60-ton underwater sculpture to become reef home for tropical fish


Eco-sculptor Jason deCaires Taylor's latest work, "Ocean Atlas" is inspired by the ancient Greek myth of Titan Atlas who supported the weight of the heavens on his back.

This 60-ton, 16-foot-high sculpture depicts a Bahamian girl who carries the "ceiling of the ocean" on her back. It was installed earlier this month on the western shore of New Providence, Nassau, Bahamas.

It is said to be the "largest single sculpture ever to be deployed underwater," and was assembled underwater in sections "using an ambitious new technique developed and engineered" by the artist.


The sculpture commissioned by B.R.E.E.F (Bahamas Reef Environment Educational Foundation) aims to create an underwater sculpture garden in honor of its founder Sir Nicholas Nuttall. It includes other sculptural works by local artists Willicey Tynes and Andret John and an artificial reef trail designed by Reefball.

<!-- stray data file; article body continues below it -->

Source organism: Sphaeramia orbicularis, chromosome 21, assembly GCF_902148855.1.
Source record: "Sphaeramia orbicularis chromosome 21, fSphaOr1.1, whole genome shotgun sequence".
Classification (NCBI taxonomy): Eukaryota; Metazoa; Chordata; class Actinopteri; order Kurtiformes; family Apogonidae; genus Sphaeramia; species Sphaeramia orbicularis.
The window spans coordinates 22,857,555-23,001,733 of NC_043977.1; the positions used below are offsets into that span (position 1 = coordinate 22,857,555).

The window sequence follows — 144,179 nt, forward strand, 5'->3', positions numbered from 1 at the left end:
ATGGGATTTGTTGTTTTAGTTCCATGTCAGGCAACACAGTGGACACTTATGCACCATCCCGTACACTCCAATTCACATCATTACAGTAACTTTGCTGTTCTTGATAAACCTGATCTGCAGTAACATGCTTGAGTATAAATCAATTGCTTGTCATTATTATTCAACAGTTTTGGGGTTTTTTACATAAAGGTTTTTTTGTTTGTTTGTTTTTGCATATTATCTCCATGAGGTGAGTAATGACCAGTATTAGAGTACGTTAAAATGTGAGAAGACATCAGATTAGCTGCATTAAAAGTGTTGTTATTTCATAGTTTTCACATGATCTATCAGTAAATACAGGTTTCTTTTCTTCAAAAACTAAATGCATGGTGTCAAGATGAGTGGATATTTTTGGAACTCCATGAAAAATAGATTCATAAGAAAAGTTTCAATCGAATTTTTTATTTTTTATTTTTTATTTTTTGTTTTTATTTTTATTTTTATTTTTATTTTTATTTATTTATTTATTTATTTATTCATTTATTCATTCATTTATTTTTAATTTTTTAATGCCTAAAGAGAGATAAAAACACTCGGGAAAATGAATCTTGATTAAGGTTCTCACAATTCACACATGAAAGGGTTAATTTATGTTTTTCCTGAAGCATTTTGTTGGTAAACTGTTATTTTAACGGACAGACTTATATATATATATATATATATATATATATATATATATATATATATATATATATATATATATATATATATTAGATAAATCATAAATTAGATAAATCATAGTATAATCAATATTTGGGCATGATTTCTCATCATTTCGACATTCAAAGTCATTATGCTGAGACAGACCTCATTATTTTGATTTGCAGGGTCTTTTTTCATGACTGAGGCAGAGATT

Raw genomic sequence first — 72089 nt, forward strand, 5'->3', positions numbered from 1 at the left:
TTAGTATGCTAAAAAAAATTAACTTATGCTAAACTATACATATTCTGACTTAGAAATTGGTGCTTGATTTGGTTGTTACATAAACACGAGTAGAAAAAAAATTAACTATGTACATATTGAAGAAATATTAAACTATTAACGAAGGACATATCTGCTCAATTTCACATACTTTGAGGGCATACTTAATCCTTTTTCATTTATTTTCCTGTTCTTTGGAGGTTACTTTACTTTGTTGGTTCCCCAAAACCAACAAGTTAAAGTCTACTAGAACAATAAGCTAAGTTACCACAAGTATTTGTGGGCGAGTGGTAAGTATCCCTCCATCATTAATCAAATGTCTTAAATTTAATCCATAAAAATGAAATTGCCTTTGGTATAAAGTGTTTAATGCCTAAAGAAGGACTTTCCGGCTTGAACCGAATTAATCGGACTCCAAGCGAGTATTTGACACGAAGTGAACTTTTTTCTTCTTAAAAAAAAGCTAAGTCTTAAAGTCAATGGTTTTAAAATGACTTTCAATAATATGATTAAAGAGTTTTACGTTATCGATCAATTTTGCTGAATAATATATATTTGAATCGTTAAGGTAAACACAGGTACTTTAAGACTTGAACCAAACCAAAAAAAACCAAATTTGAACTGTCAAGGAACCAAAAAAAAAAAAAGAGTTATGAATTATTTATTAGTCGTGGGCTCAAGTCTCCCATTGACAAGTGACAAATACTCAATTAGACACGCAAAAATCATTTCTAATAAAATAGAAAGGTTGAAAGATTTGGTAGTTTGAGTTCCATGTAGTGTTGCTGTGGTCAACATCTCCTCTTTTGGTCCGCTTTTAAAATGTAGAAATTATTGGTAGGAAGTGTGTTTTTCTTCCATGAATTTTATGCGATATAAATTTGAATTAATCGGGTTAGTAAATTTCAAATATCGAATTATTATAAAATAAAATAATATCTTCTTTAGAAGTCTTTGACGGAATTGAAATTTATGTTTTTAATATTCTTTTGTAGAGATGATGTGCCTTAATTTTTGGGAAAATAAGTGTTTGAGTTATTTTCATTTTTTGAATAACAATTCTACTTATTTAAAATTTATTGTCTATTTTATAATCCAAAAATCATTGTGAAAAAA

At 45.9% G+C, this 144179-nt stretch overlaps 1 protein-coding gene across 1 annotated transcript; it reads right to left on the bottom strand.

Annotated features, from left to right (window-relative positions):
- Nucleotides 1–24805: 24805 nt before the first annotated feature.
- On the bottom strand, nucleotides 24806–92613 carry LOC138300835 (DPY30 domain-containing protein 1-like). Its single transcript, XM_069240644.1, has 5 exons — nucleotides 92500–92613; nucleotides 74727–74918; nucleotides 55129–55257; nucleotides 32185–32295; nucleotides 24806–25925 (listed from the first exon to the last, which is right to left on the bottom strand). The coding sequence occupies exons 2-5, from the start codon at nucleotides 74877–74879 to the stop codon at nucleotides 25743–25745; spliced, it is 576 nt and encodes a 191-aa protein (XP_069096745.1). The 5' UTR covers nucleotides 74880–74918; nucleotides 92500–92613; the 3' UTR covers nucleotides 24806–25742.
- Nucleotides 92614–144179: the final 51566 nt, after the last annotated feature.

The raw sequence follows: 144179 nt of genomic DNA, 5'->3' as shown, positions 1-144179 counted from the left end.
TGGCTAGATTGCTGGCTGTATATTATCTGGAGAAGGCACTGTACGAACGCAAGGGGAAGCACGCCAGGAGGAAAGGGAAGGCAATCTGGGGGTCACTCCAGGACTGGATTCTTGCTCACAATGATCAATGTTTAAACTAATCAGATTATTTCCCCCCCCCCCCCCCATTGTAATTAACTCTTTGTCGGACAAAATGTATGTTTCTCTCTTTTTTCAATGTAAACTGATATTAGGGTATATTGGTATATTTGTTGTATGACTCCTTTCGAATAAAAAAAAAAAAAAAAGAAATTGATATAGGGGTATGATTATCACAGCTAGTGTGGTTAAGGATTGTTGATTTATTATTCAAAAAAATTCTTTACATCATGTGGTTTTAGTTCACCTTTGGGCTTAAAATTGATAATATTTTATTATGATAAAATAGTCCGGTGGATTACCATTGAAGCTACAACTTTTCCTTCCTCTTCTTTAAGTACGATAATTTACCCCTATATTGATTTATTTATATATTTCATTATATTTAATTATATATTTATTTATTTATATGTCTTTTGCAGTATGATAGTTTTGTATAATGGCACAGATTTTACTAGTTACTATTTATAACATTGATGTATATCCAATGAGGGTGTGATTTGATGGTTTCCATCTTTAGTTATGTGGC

The new work, which during low tide will reflect a mirror image on the underside of the sea's surface, is a dramatic increase in scale from Taylor's previous works and ensures that even after substantial coral growth the figure will still remain highly recognisable. A solar light and flag is located on the highest point to aid marine navigation.

Constructed using sustainable pH neutral materials it creates an artificial reef for marine life to colonise and inhabit, whilst drawing tourists away from over stressed natural reef areas.
With our oceans and coral reefs currently facing collapse from numerous threats including; overfishing, habitat loss, ocean acidification, global warming and water pollution the piece symbolizes the burden we are currently asking future generations to carry and the collective responsibility we have to prevent its collapse.


More at underwatersculpture.com, or the artist's Facebook page.